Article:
Empowering women and girls: Africa’s biggest missed opportunity - OPINION

Empowering women and girls: Africa’s biggest missed opportunity

NBE Blog

By Amb. Amina MohamedAgenda 2063 calls for an Africa where development is people-driven, unleashing the potential of its women and youth, while SDG 5 focuses on gender equality. How can we unleash the potential of Africa’s women and girls, given their widespread under-representation in so many aspects of African life?

 The continued under-representation of women is Africa’s largest missed opportunity. Women and girls represent 50% of Africa’s population, and yet are continuously underrepresented in almost all aspects of private, public and civic life.

This leads to huge missed opportunities. In a number of countries, an estimated 10% of the Nations’ income is lost due to the uneven ‘playing field’ for women; in others, these losses rise to 27%.

Women’s leadership in politics, meanwhile, has been shown to encourage decisions that better reflect the needs of the people, while women’s inclusion in peace and security negotiations can lead to more stable and equitable outcomes.

To grasp the opportunity presented by women’s empowerment, we must broaden the space for women’s organisations to act. There are many pressing barriers to women’s empowerment in Africa, including lack of accountability for implementation of progressive policies, a lack of financial and non-financial resources available to women, oppressive social and cultural norms, and lack of gender-disaggregated data to inform intervention design.

Progress in addressing these challenges has been slow and difficult. Where progress has been made, women have often played a leading role. For example, a recent study spanning 40 years indicated that women’s organizations were the single most powerful tool in tackling violence against women.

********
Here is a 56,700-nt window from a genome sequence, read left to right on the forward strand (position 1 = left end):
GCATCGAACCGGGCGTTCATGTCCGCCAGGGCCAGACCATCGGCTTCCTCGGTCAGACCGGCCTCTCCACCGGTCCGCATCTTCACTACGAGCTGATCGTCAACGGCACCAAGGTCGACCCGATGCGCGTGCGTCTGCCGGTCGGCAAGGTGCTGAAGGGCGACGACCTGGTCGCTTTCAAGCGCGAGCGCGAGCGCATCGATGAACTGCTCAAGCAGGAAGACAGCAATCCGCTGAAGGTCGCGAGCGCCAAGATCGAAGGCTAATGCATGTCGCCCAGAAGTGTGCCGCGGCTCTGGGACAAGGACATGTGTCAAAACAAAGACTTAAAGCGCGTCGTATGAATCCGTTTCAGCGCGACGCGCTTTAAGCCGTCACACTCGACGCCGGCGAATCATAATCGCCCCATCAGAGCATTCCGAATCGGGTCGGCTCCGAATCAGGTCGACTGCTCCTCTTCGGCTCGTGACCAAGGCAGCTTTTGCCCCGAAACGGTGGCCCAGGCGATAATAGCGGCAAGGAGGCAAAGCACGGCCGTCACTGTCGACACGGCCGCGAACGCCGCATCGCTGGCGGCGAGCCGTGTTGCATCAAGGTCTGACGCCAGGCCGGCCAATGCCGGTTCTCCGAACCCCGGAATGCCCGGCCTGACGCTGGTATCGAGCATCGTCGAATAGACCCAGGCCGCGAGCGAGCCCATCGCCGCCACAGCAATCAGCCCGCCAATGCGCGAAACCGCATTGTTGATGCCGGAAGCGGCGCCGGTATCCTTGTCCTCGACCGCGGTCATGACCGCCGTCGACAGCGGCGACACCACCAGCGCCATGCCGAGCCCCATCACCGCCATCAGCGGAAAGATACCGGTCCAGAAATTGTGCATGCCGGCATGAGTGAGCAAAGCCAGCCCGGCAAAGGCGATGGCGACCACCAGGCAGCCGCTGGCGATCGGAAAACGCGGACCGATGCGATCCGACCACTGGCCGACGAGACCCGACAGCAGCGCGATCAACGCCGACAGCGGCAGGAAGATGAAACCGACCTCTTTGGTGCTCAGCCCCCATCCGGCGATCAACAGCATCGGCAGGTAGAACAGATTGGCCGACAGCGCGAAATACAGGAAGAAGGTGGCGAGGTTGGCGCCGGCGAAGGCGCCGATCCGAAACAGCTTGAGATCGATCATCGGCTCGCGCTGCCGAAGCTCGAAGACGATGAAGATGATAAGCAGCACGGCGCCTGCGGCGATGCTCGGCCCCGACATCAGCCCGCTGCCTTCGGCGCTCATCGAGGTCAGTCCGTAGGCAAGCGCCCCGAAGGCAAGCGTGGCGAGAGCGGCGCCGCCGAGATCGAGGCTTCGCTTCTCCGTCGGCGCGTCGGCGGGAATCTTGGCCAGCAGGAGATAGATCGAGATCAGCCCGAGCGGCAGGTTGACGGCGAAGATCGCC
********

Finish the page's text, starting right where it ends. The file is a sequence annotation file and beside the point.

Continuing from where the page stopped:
However, such organizations remain grossly underfunded, particularly in Sub-Saharan Africa – median budgets for women’s organizations across the world are less than 1% of comparable development organizations, and lowest in Sub-Saharan Africa.

In several countries domestic funding/resources available to support non-state players is shrinking in line with economies heavily dependent on commodities losing some steam. There is need to channel more resources to women’s organisations as well as develop their capacities to organise for women’s rights and engage across the board.

Women are some of the most forceful advocates for many of the ideas we want to see enacted in our societies, like equal pay and an end to forced labour. We can all benefit from the energy and sense of solidarity and social justice that our women bring.

It is shocking that, in 2016, we are still grappling with the widespread and systematic disempowerment of women and girls. This is not only a question of justice, but of common sense: at a time when we urgently need all that Africa has to offer, yet, are only using half of our collective potential.

Ambassador Amina Mohamed is Cabinet Secretary for Foreign Affairs of the Republic of Kenya and East Africa’s candidate for the African Union Commission Chairperson